This study has several noteworthy limitations that should be emphasized. First, practitioners were not randomly allocated to the electroencephalography training group and no pretesting was done. Therefore, we cannot be certain that the two groups of anesthesiologists were well matched and that differences in performance were attributable to electroencephalography training. However, such differences would potentially be accounted for in the mixed-effect model. Second, the anesthesiologists in this study were not assessing the electroencephalogram trace during clinical administration of anesthesia. We should not infer that the results obtained in the comfort of the classroom are necessarily transferable to the pressurized clinical setting. Third, a major potential advantage of a processed index over an unprocessed electroencephalography trace is that an alert may be linked to a threshold value of an index (e.g ., BIS >60). The results of this study should therefore not be interpreted to suggest that trained anesthesiologists are equivalent or similar in terms of efficacy to a processed electroencephalography index. Fourth, all of practitioners had previously used BIS® monitors. We cannot exclude that previous experience in the use of processed electroencephalography might have helped practitioners estimate BIS on the basis of clinical data and the unprocessed electroencephalograph, which is generally displayed on the BIS® monitor and may have led to “informal training” in the past. Finally, parameters such as blood pressure, heart rate, and end-tidal anesthetic concentration could have influenced practitioner estimates of BIS.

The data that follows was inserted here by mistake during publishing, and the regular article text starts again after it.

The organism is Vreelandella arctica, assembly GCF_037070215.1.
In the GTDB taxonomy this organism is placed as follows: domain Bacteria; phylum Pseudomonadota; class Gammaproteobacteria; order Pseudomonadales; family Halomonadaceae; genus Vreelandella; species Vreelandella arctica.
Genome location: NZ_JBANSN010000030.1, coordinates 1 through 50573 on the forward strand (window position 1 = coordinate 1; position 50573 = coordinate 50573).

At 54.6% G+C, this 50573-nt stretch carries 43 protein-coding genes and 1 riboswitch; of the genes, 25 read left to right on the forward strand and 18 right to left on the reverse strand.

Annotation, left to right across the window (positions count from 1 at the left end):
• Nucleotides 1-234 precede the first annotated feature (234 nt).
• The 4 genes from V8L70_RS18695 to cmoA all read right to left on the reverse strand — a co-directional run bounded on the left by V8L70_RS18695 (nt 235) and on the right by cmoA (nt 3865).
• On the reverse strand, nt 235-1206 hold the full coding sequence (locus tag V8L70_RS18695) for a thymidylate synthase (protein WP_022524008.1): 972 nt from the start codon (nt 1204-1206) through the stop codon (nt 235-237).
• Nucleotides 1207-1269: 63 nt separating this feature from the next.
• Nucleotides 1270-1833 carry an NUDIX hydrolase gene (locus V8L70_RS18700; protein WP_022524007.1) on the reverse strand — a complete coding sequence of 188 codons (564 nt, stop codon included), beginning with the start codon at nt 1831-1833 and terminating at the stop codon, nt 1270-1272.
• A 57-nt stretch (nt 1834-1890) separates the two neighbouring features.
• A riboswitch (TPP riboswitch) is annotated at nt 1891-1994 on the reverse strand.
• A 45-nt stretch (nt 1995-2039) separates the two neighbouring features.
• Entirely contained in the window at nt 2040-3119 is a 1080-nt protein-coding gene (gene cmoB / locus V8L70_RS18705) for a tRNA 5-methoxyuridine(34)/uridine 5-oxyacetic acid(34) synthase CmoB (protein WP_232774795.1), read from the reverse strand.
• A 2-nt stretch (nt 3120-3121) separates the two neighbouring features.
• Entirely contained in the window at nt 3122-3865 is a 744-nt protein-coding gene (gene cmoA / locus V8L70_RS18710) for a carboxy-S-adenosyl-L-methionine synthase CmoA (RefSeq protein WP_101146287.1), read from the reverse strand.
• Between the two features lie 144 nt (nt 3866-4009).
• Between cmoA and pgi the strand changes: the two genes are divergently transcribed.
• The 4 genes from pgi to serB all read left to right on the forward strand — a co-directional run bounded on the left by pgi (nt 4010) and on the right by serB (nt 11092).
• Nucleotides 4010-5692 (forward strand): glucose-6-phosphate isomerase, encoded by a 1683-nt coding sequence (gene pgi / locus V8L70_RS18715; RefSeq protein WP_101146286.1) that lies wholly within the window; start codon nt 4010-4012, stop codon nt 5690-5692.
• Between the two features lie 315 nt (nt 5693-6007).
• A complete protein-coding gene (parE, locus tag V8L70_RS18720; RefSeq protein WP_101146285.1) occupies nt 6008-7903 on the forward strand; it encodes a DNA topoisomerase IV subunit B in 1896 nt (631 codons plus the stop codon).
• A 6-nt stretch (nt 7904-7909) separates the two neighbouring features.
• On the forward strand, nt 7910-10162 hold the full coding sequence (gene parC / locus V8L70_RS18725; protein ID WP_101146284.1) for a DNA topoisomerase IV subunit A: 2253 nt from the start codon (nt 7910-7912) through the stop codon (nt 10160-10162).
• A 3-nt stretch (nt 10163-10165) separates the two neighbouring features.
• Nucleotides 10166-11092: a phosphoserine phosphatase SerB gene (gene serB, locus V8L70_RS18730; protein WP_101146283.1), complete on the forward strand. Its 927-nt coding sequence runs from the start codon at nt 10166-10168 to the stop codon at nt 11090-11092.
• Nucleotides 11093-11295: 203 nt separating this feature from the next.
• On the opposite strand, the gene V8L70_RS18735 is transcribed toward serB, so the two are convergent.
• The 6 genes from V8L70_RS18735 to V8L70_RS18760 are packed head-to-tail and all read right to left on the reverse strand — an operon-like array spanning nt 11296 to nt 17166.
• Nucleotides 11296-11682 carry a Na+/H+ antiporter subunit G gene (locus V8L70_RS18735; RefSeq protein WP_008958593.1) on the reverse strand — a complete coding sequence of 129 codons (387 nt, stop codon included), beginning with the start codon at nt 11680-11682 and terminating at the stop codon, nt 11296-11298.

In conclusion, we demonstrate that relatively brief training in electroencephalography improves the performance of anesthesiologists in assessing anesthetic depth, with reference to a target BIS value. These data suggest that anesthesiology practitioners would probably benefit from standardized, formal education in electroencephalography interpretation. Finally, if validated by future studies, our data also suggest that nonproprietary electroencephalographic measures in conjunction with clinical context may be as informative as commercially available depth-of-anesthesia monitors.
The authors dedicated this study to Alan Turing Ph.D., O.B.E., cryptographer, mathematician, logician, philosopher, and founder of computer science. He contributed much to science and to humanity. The authors thank the members of the BAG RECALL research team and the anesthesiologists who agreed to participate in this substudy.